There are few things quite as financially intimidating as selling your home. Investing in upgrades, staging your house, finding a new living place, and paying for an endless string of “nickel and dime” expenses can quickly add up.
If you’re considering selling your home in the near future, here are a few of the biggest financial aspects to consider.
Is Now the Right Time to Sell?
One of the first questions to ask yourself is if now is the right time to sell your home. In the pandemic and post-pandemic markets, home prices have skyrocketed. This can make it very alluring to sell your current home in order to land a huge profit.
Before you do so, though, consider the other financial repercussions that come with moving your property in the short term. For instance, will you need to buy another home at a similarly high price point? That may undermine the profit you make from your current dwelling.
Do you plan on renting for a while? If so, that will be money lost. Make sure to think further than the short-term price of the sale to ensure that selling now is the best move for your finances.
Is Your Home Optimized?
Another aspect to consider is whether you’re in a position to get the most out of your house. You don’t want to list your home until everything is in order. This naturally leads to the follow-up question, should you do any renovations? This isn’t an obvious answer one way or the other.
On the one hand, renovating is a classic way to both improve the value and increase the buy-appeal of your home. By giving the kitchen a fresh look, sprucing up your curb appeal, or adding a bathroom or bedroom, you can boost your home’s value.
At the same time, in most cases, you only regain a portion of your investment when you sell the home. For instance, a kitchen or bathroom remodel tends to yield a 50% to 60% return.
In other words, if you put $1,000 into your bathroom, you’ll only get around $500 to $600 back when you sell the house.
Of course, these kinds of projects can help you sell your home more quickly.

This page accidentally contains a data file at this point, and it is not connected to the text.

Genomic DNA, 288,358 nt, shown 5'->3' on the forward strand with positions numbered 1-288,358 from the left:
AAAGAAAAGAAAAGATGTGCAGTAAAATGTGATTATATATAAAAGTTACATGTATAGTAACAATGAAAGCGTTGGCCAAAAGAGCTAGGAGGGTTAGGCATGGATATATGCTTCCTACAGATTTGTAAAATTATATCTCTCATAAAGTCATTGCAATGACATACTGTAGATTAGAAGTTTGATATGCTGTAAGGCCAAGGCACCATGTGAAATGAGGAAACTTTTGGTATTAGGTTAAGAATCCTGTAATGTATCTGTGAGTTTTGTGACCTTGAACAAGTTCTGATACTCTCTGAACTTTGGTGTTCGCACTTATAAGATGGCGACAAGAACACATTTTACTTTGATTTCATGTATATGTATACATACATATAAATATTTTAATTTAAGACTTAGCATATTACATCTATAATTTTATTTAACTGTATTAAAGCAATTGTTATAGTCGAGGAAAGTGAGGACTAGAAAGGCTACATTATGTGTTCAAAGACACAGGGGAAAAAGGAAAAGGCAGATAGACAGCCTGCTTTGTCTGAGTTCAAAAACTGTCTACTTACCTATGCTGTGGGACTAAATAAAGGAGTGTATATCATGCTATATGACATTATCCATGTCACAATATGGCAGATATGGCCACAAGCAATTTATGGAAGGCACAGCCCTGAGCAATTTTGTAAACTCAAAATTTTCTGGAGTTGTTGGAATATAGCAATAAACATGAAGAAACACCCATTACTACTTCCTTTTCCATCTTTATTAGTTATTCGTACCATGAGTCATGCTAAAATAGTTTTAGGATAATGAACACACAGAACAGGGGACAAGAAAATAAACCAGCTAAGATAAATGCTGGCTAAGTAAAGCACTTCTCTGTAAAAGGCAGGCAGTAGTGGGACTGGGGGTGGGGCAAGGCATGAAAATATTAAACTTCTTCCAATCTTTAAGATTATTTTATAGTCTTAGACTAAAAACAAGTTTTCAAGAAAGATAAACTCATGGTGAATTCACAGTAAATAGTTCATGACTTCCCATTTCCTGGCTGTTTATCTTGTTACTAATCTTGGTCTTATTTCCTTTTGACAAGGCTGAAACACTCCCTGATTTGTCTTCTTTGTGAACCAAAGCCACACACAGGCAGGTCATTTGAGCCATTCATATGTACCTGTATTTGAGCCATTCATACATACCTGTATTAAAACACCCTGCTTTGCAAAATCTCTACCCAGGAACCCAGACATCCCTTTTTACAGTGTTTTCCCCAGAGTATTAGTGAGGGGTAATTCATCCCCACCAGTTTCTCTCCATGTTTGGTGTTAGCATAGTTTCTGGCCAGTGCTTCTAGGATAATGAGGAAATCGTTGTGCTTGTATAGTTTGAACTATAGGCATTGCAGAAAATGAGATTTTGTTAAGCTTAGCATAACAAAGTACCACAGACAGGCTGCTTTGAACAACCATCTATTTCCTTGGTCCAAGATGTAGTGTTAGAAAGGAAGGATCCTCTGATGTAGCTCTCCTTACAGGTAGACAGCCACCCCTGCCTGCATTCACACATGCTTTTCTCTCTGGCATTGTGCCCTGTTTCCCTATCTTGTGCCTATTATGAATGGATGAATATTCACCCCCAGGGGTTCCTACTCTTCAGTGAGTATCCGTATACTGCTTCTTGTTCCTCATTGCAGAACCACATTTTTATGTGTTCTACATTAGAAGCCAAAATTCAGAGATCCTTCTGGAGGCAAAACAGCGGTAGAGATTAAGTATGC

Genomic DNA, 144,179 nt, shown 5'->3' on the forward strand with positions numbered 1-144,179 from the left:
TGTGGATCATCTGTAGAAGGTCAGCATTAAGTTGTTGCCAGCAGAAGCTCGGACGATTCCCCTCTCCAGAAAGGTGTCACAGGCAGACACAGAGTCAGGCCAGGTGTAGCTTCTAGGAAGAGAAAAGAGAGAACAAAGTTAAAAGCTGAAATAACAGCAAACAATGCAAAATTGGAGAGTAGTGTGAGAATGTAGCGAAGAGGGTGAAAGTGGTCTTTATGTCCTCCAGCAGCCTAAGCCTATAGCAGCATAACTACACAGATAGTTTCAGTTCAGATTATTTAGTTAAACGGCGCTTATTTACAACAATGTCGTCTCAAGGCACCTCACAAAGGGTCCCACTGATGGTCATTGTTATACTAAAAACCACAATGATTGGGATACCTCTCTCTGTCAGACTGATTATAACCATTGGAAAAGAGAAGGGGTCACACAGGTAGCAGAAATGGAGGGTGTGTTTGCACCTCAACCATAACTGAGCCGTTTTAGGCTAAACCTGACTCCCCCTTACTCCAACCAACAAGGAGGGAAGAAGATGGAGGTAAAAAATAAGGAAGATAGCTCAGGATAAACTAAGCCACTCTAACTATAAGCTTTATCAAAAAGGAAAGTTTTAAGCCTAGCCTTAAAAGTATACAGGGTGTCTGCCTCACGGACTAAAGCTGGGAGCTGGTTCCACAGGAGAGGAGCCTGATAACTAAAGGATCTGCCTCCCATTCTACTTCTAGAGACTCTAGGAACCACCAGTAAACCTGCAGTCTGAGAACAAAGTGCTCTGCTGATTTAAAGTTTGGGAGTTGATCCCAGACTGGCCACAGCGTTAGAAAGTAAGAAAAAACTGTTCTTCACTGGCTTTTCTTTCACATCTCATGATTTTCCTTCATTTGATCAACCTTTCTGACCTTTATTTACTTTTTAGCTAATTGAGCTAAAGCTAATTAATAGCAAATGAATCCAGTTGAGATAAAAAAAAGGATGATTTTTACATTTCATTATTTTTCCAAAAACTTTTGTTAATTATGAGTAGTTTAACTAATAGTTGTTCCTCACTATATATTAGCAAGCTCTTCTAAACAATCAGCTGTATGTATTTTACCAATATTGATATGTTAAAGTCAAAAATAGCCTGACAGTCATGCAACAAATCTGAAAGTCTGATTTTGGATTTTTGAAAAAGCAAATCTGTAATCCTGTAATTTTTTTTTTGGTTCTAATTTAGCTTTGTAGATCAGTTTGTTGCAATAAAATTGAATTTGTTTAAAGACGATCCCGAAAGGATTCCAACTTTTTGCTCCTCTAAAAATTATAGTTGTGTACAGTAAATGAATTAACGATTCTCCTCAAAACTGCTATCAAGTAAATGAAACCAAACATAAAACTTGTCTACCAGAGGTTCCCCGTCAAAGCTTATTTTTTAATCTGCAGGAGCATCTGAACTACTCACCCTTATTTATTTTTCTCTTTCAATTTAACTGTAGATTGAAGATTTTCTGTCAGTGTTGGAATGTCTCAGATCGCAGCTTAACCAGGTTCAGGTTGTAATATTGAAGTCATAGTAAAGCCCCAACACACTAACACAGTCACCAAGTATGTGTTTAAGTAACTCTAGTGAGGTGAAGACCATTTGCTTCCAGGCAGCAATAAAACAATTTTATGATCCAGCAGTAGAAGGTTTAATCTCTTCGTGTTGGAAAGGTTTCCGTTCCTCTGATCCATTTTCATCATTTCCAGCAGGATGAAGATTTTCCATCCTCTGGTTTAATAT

But if you’re selling in a seller’s market, as has been the case after the pandemic, you may only need to make minor cosmetic changes (i.e. cheap changes) in order to get the best price and avoid investing too much money into your home beforehand.
What Is Your Current Financial State?
Another major aspect of your home-selling finances is your financial health in general. What is the state of your finances as you prepare to sell your home?
Do you have lots of debt or a lack of cash to help you purchase another home? Can you invest in cosmetics or curbside appeal right now or are you strapped for cash and scrounging to pay bills?
If you are tight on cash, but you want to sell your house and buy a new home now, there are options you can consider to still make the move happen.
For instance, you may be able to take out a personal loan or even a home equity loan to cover some of the expenses. You also may be able to borrow against your 401(k) in order to cover the short-term costs of the move.
However, it’s recommended that you seek legal counsel before doing anything of this nature. There are many rules that come along with the funding, such as limits in how much you can borrow, interest accrued, and how quickly you must repay the loan.
In addition, borrowing from your retirement is different from using an IRA to buy a home. In the latter case, the purchase is an investment and cannot be used until you retire.
The point is, make sure your finances are in order. Also, ensure that you’re well aware of your options before you start investing in selling your current home and the various expenses that surround that activity.
Don’t Forget Your Taxes
It’s easy to lose sight of the taxman in the midst of so many other financial decisions. However, if you’re selling your home, it’s important that you keep track of all of the expenses that pertain to your taxes.
The most obvious one of these is reporting any gains you may make on your home sale. Fortunately, unless you’re selling a multi-million dollar mansion, there’s a good chance you won’t have to pay on your gains if you report them correctly.
You may be able to exclude as much as $250,000 ($500,000 if filing a joint return) from your taxes.
There are also many other potential tax write-offs that you may be able to take advantage of if you buy a home shortly after selling your property. Make sure to do your homework and consult with an accountant regarding your options.
Considering Finances When Selling Your Home
It’s easy to treat selling your home as a financial windfall that will take care of itself. However, there are many areas of the home selling process that can have a major impact on your finances, both for better and for worse.
Make sure to consider things like taxes, timing, staging your home, and the state of your finances as you consider if, how, and when to move your property. By putting in the upfront effort, you can ensure that you get the most out of your home sale when the time comes.
Dan Matthews is a freelance writer with a penchant for financial wisdom and solid research. You can find him on Twitter @danielmatthews0 and LinkedIn.